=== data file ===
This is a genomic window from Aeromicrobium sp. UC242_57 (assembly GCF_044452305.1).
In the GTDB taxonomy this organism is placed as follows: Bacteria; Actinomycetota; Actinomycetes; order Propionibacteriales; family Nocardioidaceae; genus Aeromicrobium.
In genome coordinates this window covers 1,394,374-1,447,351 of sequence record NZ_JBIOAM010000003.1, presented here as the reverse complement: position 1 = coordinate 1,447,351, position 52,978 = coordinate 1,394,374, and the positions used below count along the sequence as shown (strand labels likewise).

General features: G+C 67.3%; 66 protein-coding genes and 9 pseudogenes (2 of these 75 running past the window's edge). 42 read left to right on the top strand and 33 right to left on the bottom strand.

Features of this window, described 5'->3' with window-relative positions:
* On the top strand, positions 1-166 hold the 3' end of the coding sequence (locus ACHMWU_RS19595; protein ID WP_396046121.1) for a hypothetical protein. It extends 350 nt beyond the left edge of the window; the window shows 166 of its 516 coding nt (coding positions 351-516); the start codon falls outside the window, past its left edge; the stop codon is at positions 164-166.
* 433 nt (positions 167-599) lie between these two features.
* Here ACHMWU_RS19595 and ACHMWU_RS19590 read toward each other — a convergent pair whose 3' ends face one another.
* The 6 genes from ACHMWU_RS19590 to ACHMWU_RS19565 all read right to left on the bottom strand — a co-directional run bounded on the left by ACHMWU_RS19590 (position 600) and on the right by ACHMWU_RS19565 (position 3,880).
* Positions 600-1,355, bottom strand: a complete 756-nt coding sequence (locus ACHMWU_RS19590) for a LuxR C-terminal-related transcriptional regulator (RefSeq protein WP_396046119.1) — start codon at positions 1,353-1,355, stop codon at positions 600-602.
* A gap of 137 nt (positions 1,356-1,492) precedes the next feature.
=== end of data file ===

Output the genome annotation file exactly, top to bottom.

This is a genomic window from Aeromicrobium sp. UC242_57 (assembly GCF_044452305.1).
In the GTDB taxonomy this organism is placed as follows: Bacteria; Actinomycetota; Actinomycetes; order Propionibacteriales; family Nocardioidaceae; genus Aeromicrobium.
In genome coordinates this window covers 1,394,374-1,447,351 of sequence record NZ_JBIOAM010000003.1, presented here as the reverse complement: position 1 = coordinate 1,447,351, position 52,978 = coordinate 1,394,374, and the positions used below count along the sequence as shown (strand labels likewise).

General features: G+C 67.3%; 66 protein-coding genes and 9 pseudogenes (2 of these 75 running past the window's edge). 42 read left to right on the top strand and 33 right to left on the bottom strand.

Features of this window, described 5'->3' with window-relative positions:
* On the top strand, positions 1-166 hold the 3' end of the coding sequence (locus ACHMWU_RS19595; protein ID WP_396046121.1) for a hypothetical protein. It extends 350 nt beyond the left edge of the window; the window shows 166 of its 516 coding nt (coding positions 351-516); the start codon falls outside the window, past its left edge; the stop codon is at positions 164-166.
* 433 nt (positions 167-599) lie between these two features.
* Here ACHMWU_RS19595 and ACHMWU_RS19590 read toward each other — a convergent pair whose 3' ends face one another.
* The 6 genes from ACHMWU_RS19590 to ACHMWU_RS19565 all read right to left on the bottom strand — a co-directional run bounded on the left by ACHMWU_RS19590 (position 600) and on the right by ACHMWU_RS19565 (position 3,880).
* Positions 600-1,355, bottom strand: a complete 756-nt coding sequence (locus ACHMWU_RS19590) for a LuxR C-terminal-related transcriptional regulator (RefSeq protein WP_396046119.1) — start codon at positions 1,353-1,355, stop codon at positions 600-602.
* A gap of 137 nt (positions 1,356-1,492) precedes the next feature.